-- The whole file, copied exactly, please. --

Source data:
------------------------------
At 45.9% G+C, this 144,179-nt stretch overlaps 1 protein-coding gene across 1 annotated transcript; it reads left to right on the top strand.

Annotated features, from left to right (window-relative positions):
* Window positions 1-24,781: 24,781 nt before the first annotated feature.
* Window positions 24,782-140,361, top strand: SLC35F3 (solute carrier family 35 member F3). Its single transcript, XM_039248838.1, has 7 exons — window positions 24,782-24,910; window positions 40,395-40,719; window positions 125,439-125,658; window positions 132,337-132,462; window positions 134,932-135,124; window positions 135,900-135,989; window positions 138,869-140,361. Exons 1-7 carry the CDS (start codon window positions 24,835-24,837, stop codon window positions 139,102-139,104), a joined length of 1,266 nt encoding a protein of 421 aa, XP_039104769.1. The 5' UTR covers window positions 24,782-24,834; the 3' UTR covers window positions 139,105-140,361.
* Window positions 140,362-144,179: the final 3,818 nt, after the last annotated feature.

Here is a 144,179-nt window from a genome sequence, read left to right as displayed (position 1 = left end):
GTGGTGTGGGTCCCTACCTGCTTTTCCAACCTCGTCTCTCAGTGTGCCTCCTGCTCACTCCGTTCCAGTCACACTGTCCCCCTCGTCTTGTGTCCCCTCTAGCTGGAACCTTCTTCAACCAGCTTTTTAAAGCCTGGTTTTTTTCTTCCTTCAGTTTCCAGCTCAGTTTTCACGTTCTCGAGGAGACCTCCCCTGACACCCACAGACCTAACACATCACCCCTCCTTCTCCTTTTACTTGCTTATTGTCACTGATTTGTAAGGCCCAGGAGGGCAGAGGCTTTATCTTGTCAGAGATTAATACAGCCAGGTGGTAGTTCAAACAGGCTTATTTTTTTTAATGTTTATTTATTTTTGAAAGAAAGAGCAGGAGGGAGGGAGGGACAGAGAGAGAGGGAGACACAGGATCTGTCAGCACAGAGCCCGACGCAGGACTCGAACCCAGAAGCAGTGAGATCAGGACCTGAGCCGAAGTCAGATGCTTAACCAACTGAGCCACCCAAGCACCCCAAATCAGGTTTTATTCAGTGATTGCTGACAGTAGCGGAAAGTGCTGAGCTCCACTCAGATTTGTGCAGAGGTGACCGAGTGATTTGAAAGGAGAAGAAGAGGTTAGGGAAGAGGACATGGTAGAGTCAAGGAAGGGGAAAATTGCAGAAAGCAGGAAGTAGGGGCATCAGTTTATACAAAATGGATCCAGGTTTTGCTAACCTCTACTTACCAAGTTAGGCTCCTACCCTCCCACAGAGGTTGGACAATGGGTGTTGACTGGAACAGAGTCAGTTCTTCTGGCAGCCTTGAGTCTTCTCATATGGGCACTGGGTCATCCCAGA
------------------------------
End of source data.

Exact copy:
At 45.9% G+C, this 144,179-nt stretch overlaps 1 protein-coding gene across 1 annotated transcript; it reads left to right on the top strand.

Annotated features, from left to right (window-relative positions):
* Window positions 1-24,781: 24,781 nt before the first annotated feature.
* Window positions 24,782-140,361, top strand: SLC35F3 (solute carrier family 35 member F3). Its single transcript, XM_039248838.1, has 7 exons — window positions 24,782-24,910; window positions 40,395-40,719; window positions 125,439-125,658; window positions 132,337-132,462; window positions 134,932-135,124; window positions 135,900-135,989; window positions 138,869-140,361. Exons 1-7 carry the CDS (start codon window positions 24,835-24,837, stop codon window positions 139,102-139,104), a joined length of 1,266 nt encoding a protein of 421 aa, XP_039104769.1. The 5' UTR covers window positions 24,782-24,834; the 3' UTR covers window positions 139,105-140,361.
* Window positions 140,362-144,179: the final 3,818 nt, after the last annotated feature.

Here is a 144,179-nt window from a genome sequence, read left to right as displayed (position 1 = left end):
GTGGTGTGGGTCCCTACCTGCTTTTCCAACCTCGTCTCTCAGTGTGCCTCCTGCTCACTCCGTTCCAGTCACACTGTCCCCCTCGTCTTGTGTCCCCTCTAGCTGGAACCTTCTTCAACCAGCTTTTTAAAGCCTGGTTTTTTTCTTCCTTCAGTTTCCAGCTCAGTTTTCACGTTCTCGAGGAGACCTCCCCTGACACCCACAGACCTAACACATCACCCCTCCTTCTCCTTTTACTTGCTTATTGTCACTGATTTGTAAGGCCCAGGAGGGCAGAGGCTTTATCTTGTCAGAGATTAATACAGCCAGGTGGTAGTTCAAACAGGCTTATTTTTTTTAATGTTTATTTATTTTTGAAAGAAAGAGCAGGAGGGAGGGAGGGACAGAGAGAGAGGGAGACACAGGATCTGTCAGCACAGAGCCCGACGCAGGACTCGAACCCAGAAGCAGTGAGATCAGGACCTGAGCCGAAGTCAGATGCTTAACCAACTGAGCCACCCAAGCACCCCAAATCAGGTTTTATTCAGTGATTGCTGACAGTAGCGGAAAGTGCTGAGCTCCACTCAGATTTGTGCAGAGGTGACCGAGTGATTTGAAAGGAGAAGAAGAGGTTAGGGAAGAGGACATGGTAGAGTCAAGGAAGGGGAAAATTGCAGAAAGCAGGAAGTAGGGGCATCAGTTTATACAAAATGGATCCAGGTTTTGCTAACCTCTACTTACCAAGTTAGGCTCCTACCCTCCCACAGAGGTTGGACAATGGGTGTTGACTGGAACAGAGTCAGTTCTTCTGGCAGCCTTGAGTCTTCTCATATGGGCACTGGGTCATCCCAGA